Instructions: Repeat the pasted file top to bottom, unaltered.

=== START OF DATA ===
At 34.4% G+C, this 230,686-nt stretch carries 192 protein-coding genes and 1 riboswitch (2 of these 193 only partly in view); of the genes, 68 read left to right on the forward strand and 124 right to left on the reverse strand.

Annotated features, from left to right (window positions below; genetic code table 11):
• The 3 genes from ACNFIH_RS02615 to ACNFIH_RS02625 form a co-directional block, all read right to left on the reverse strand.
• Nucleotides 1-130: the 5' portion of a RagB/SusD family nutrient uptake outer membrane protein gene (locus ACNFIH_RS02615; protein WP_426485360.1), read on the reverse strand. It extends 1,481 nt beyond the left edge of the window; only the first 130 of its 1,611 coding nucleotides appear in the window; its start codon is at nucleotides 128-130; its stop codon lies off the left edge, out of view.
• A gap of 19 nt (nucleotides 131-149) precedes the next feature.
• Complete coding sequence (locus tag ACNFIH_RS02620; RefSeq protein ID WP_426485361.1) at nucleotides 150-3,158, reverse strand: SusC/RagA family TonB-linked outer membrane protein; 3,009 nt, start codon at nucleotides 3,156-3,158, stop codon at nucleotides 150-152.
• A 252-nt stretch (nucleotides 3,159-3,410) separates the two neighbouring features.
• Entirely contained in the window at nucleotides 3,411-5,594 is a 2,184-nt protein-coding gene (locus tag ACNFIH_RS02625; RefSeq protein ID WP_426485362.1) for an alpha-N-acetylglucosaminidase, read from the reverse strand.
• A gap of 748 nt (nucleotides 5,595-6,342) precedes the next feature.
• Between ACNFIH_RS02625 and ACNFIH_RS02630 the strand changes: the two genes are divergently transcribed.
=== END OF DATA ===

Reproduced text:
At 34.4% G+C, this 230,686-nt stretch carries 192 protein-coding genes and 1 riboswitch (2 of these 193 only partly in view); of the genes, 68 read left to right on the forward strand and 124 right to left on the reverse strand.

Annotated features, from left to right (window positions below; genetic code table 11):
• The 3 genes from ACNFIH_RS02615 to ACNFIH_RS02625 form a co-directional block, all read right to left on the reverse strand.
• Nucleotides 1-130: the 5' portion of a RagB/SusD family nutrient uptake outer membrane protein gene (locus ACNFIH_RS02615; protein WP_426485360.1), read on the reverse strand. It extends 1,481 nt beyond the left edge of the window; only the first 130 of its 1,611 coding nucleotides appear in the window; its start codon is at nucleotides 128-130; its stop codon lies off the left edge, out of view.
• A gap of 19 nt (nucleotides 131-149) precedes the next feature.
• Complete coding sequence (locus tag ACNFIH_RS02620; RefSeq protein ID WP_426485361.1) at nucleotides 150-3,158, reverse strand: SusC/RagA family TonB-linked outer membrane protein; 3,009 nt, start codon at nucleotides 3,156-3,158, stop codon at nucleotides 150-152.
• A 252-nt stretch (nucleotides 3,159-3,410) separates the two neighbouring features.
• Entirely contained in the window at nucleotides 3,411-5,594 is a 2,184-nt protein-coding gene (locus tag ACNFIH_RS02625; RefSeq protein ID WP_426485362.1) for an alpha-N-acetylglucosaminidase, read from the reverse strand.
• A gap of 748 nt (nucleotides 5,595-6,342) precedes the next feature.
• Between ACNFIH_RS02625 and ACNFIH_RS02630 the strand changes: the two genes are divergently transcribed.